Think of it as the fifth wall. Kitchen floors have a huge impact on the overall look of the entire room. And whichever material you choose – wooden boards, ceramic tiles, vinyl, linoleum or laminate – you can make a statement. Thanks to technological improvements, faux finishes are more convincing than ever, and Consumer Reports floor ratings now list the available shades for each product.
Of course, all kitchen floors look great right away, but the real test is what happens when real life takes over. The results of our latest testing show that even stain resistance like ink, asphalt sealer, and crayon has improved on the latest floors we’ve seen. And a vinyl we tested earlier showed improvement against scratches and stains.
For many kitchen floor buyers, there is no substitute for the warmth of wood. In an active kitchen, both solid wood and engineered wood floors are particularly prone to dents from dropped objects. A great advantage of solid hardwood and bamboo, however, is that many can be reworked multiple times to remove the scratches and dents from normal use. If a wood you choose has a rustic, desperate look, like the Armstrong American Scrape Oak Brown Bear ($ 7 per square foot), you probably won’t notice even minor scratches.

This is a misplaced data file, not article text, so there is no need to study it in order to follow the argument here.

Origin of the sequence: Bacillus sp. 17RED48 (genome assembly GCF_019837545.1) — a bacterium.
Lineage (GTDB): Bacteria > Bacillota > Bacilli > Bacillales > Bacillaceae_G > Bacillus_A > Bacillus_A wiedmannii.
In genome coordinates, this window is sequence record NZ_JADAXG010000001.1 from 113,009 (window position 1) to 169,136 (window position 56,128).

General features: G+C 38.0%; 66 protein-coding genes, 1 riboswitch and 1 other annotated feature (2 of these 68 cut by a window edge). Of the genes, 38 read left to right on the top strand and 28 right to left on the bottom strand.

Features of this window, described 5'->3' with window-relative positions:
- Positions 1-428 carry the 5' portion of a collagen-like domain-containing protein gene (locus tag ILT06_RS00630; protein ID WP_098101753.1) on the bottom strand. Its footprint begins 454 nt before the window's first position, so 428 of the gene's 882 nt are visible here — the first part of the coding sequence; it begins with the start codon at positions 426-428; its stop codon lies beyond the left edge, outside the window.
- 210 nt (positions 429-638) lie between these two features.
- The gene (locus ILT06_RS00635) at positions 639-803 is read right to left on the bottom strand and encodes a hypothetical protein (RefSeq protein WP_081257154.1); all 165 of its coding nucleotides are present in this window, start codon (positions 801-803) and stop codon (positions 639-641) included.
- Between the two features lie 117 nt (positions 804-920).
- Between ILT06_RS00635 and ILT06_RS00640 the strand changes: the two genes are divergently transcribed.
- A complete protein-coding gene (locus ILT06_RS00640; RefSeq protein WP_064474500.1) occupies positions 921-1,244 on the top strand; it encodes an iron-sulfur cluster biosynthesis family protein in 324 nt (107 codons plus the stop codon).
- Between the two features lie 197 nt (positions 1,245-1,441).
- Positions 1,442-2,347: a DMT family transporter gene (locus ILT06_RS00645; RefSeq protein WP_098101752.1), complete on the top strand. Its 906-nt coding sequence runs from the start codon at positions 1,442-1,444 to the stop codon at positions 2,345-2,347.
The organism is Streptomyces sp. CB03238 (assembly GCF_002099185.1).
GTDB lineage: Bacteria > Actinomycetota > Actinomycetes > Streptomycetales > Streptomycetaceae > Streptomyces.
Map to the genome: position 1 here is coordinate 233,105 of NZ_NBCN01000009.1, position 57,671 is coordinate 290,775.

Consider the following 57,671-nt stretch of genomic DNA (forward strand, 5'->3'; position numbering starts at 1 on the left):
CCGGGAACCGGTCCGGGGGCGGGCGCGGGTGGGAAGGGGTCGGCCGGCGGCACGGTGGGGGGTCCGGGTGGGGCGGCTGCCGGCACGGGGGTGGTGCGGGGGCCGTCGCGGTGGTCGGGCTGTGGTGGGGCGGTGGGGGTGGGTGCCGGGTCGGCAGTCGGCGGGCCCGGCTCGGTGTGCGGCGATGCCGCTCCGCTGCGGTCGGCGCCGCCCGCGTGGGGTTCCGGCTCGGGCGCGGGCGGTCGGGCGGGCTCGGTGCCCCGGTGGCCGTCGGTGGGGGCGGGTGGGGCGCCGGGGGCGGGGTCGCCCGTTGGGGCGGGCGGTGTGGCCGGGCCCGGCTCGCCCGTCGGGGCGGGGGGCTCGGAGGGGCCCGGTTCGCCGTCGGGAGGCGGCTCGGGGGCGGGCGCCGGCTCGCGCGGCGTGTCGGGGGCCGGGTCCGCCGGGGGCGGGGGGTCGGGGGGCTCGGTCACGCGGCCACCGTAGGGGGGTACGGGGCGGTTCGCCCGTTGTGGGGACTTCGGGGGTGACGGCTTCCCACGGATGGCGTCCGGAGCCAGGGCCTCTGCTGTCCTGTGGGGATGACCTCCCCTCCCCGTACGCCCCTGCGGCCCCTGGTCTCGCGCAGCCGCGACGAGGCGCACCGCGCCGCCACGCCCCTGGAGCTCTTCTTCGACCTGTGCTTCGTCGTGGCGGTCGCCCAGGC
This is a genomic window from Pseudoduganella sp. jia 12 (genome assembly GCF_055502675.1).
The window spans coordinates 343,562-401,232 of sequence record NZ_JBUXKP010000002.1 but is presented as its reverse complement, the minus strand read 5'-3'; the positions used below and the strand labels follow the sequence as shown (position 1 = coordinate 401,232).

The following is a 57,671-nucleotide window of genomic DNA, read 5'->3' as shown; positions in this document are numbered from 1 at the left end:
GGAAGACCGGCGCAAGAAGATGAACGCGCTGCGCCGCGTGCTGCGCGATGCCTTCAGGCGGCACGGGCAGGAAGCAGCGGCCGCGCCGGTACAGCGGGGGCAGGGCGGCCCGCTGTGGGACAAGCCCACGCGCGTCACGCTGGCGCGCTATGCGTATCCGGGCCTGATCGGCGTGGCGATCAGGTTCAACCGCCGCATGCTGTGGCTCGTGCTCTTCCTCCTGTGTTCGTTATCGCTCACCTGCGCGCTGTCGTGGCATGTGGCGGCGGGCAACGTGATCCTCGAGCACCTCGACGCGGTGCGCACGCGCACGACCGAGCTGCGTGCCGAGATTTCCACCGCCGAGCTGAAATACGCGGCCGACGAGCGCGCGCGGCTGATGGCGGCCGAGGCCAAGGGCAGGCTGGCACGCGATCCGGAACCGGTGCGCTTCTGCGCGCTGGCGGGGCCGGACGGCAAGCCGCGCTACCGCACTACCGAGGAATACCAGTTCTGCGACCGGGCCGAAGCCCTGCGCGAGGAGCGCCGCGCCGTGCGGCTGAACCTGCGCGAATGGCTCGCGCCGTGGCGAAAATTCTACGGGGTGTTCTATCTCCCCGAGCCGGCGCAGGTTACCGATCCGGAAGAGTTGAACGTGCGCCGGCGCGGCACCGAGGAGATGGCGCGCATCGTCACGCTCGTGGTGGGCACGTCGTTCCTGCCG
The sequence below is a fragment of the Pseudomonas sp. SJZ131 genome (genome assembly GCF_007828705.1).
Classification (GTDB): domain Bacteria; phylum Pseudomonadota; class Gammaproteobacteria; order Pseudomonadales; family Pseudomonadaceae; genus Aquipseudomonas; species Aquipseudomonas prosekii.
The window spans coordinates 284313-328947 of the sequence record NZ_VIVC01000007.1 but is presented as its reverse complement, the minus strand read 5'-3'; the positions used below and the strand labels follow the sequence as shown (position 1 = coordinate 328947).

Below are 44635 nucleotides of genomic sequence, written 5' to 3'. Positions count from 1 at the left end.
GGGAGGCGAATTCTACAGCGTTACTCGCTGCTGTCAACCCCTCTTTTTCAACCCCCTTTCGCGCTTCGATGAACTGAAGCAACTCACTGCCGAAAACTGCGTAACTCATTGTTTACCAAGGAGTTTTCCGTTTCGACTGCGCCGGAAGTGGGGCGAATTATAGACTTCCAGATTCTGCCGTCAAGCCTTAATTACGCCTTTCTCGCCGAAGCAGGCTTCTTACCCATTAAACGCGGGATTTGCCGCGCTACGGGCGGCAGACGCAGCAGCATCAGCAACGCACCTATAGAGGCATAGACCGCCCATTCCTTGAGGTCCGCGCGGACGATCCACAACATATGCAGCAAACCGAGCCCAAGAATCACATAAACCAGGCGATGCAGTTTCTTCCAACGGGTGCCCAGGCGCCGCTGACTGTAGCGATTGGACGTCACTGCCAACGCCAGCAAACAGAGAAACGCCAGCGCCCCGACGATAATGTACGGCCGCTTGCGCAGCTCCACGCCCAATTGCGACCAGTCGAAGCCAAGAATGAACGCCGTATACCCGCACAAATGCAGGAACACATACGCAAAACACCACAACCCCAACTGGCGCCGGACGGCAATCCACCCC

Pay less for a wood look
The better laminates we tested were about as good as solid wood. And they can be buoyant: installed right above your old floor without the need for adhesives or fasteners. For an even tougher kitchen flooring product, our high-performance “luxury” vinyls are available in various wood looks and offer better dent resistance. Both types are also available in realistic stone and slate designs.
But we often got mixed results on our tough tests due to the effects of frequent walking, spilled food, dragged and dropped objects, and sunlight. The Project Source Winchester Oak 2765 laminate, only $ 1 per square foot, used to be a CR Best Buy, but the latest version was too prone to wear and tear to rank even near our recommended floors. But some have gained ground. The Mohawk Pastoria Red Oak Natural HCC27-10, $ 4.30 per square foot, improved durability but wasn’t enough to be one of our favorites.
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